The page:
You may come across a website listing autographs for sale where they use abbrieviations in their description; this is the same form used by Autograph-Auction Catalogues to help describe the type of letter or document that is being offered for sale.
  • AD: Autograph Document (hand-written by the person to be collected, but not signed)

  • ADS: Autograph Document Signed (written and signed by same individual)

  • AL: Autograph Letter (hand-written by the person to be collected, but not signed)

  • ALS: Autograph Letter Signed (hand-written and signed by same individual)

  • AMs: Autograph Manuscript (hand-written; such as the draft of a play, research paper or music sheet)

  • AMsS: Autograph Manuscript Signed (hand-written and signed by same individual)

  • AMusQs: Autograph Musical Quotation Signed (hand-written and signed by same individual)

  • AN: Autograph Note (much shorter than a letter)

  • ANS: Autograph Note Signed (hand-written and signed by same individual)

  • AQS: Autograph Quote Signed (hand-written and signed by same individual; poem verse, sentence, or bar-of-music)

  • DS: Document signed (printed, or while hand-written by another, is signed by individual sought to be collected)

  • LS: Letter Signed (hand-written by someone else, but signed by the individual sought to be collected)

  • PS: Photograph Signed or Postcard Signed

  • SP: Signed Photograph

  • TLS: Typed Letter Signed

  • TNS: Typed Note Signed

  • folio: A printer's sheet of paper folded once to make two leaves, double quarto size or larger.

  • octavo(8vo): A manuscript page about six-by-nine inches. (Originally determined by folding a printer's sheet of paper to form eight leaves.)

  • quarto(4to): A manuscript page of about nine and one-half by twelve inches. (Originally determined by folding a printer's sheet of paper twice to form four leaves.)



Thursday, December 11, 2008

TOP TEN BEST Links for Autograph Examples and Sites for Signature Comparison

Purple House Press

P. Scott Brown Bookseller (Latino Collection of Authors)

TomFolio

Manuscripts.co.uk

FadedGiant.net

History For Sale

The History Buff

The Manuscript Society

Harlen J. Berk, Ltd.

Krueger Books



Links for Collecting Celebrity Autographs

Celebrity Book Signings & Events from Lee Coke

UACC Autograph Shows

Signings Hotline

I Got Connections – Celebrity Appearances & Guest Speakers

Autograph Store

Sunday, August 3, 2008

Examples of Inscribed Books and Author Signatures

Inscription/Inscribed refers to a short message dedicating the item to someone or something. If it is from the author, the more notable the person is that it was made out to, the more it can increase the value of the book. However, if an inscription is from the former owner's ex, or someone equally dismissible, it does not help the value, and may decrease it in most cases. An inscribed item is not necessarily signed or autographed!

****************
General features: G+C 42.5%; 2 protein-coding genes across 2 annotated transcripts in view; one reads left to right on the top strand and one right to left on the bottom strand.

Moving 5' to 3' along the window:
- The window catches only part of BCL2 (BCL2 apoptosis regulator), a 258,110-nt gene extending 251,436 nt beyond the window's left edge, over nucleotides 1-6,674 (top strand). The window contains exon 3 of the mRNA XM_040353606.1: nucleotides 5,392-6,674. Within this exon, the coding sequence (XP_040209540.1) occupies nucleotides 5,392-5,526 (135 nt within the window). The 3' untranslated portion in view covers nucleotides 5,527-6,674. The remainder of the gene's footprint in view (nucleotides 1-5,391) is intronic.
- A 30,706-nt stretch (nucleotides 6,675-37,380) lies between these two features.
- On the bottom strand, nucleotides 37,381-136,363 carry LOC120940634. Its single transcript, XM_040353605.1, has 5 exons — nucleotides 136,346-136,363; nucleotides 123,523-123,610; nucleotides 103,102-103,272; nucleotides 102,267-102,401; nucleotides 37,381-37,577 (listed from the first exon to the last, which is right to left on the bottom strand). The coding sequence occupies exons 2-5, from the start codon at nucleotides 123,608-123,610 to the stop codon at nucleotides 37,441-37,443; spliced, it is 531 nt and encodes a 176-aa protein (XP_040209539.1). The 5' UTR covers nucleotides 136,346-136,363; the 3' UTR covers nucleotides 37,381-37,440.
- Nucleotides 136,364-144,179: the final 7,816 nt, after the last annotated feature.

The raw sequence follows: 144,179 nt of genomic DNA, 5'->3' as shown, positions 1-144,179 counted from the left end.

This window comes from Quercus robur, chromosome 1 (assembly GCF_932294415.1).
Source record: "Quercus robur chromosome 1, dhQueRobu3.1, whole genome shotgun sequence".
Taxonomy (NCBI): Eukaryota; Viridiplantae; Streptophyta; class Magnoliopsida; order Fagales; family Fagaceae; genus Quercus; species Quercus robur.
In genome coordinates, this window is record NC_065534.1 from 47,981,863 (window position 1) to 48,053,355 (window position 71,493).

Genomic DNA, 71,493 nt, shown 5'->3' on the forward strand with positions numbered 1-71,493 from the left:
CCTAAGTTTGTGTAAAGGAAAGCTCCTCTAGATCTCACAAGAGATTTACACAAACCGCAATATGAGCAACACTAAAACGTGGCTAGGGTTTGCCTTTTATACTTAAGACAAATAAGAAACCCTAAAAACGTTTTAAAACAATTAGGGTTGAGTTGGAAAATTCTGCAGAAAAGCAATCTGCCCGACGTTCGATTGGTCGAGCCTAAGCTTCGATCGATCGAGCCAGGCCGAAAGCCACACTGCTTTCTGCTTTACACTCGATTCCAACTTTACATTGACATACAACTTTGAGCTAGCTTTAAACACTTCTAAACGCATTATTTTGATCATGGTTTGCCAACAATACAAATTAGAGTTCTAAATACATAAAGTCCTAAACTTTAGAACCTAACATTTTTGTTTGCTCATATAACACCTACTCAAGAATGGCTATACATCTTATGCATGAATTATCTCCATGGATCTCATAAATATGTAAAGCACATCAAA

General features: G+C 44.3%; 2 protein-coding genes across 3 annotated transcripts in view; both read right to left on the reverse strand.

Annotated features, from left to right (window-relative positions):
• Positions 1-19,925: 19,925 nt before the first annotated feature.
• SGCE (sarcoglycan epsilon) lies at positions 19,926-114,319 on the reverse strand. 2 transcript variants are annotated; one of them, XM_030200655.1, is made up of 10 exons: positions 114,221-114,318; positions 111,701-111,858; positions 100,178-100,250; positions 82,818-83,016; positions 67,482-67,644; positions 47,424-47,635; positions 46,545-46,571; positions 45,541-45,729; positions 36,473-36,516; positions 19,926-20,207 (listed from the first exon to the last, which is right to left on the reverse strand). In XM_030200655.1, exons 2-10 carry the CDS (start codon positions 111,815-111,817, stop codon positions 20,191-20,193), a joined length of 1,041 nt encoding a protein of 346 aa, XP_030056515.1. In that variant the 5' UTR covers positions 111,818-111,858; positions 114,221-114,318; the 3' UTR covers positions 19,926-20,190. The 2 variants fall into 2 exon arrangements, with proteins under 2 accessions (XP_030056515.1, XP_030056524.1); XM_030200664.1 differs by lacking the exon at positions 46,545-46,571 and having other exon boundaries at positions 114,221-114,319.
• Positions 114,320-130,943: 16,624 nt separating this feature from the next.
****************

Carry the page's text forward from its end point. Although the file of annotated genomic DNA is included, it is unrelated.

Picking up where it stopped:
Although the term is sometimes used to denote a signed item, it would be more correct in the above example to state that the item was autographed and inscribed "To Dick".


An inscribed book can also be referred to as a presentation copy that has been signed by the author to another person. 

Depending on the individual, a collector will share one or the other of two views about author inscribed books. 

The first is that to some, inscriptions detract from the desirability of the book. 

Those that are into modern literature are commonly seen favoring this 'old school of thought;' Where I, myself, came across a book at the thrift store presumably signed by Maya Angelou; that was inscribed, "Am. Red Cross Successful Bidder," I would prefer a book inscribed to me personally, or simply signed, without an inscription at all; however you can't be so ungrateful when you just happen across a copy like in my situation, would someone else (a collector of some sort) opt to pass it up?

 On the other hand, inscriptions are great...

    The idea is that an inscription makes the book special!  Since the book has spent some time in the author's possession, making it evident that a unique story exists behind the signature- helps collectors, like me, connect with the author- the more the author wrote on the book, the more time he spent, the better!

A simple signature is so generic, I think so anyway, and some will differ in their opinion here... where as, I look at the signature and wonder why it was included, when there is nothing else left with it to connect to or suggest why the author took the time to do this and how it came to be that the signature would appear as it does! 
 

Additionally, if the inscription can be shown to be to someone associated with the author (family, friend, editor, or another author, perhaps), its desirability increases. This is called an association copy. 

There's always the possibility that, with some research, what first appears to be an unimportant inscription may be shown to actually be an association copy. Here (Pictured: Above Right) I have a photocopy from the title page of a book I found one day 'treasure hunting' at the thrift store. The book is titled; The Professional: Lyndon B. Johnson by Lyndon B. Johnson.

However, since I was not present to witness this copy being signed; nor have I been able to gather any more provenance on the history behind this particular inscription, nor was I able to positively identify which Bill Morris it is that the book is inscribed to. So therefore I cannot guarantee this copy to be a genuine association copy, however it is my personal opinion this could be a good example of one with more research in the future. 

An association copy is inscribed by the author to another author, a well-known person, or someone else associated with the author. The term association copy can also be used to designate a book, not necessarily signed, which was owned by someone of note, or associated with the author. 

Association copies are very desirable; of course, an "association" will enhance the book's value. 

The dedication copy is one which the author has signed to the person to whom the book is dedicated, for example: the person behind the author's inspiration and/or the purpose for a book. A dedication copy is the ultimate association copy/inscribed copy, due to its rarity! The inscription below is one of my most interesting of all book inscriptions from my collection.

pictured above front end paper from the book:
His Hand Against Every Man by Mary Alice Siddall

All images provided on Signedbook.blogspot.com are taken from my personally owned books.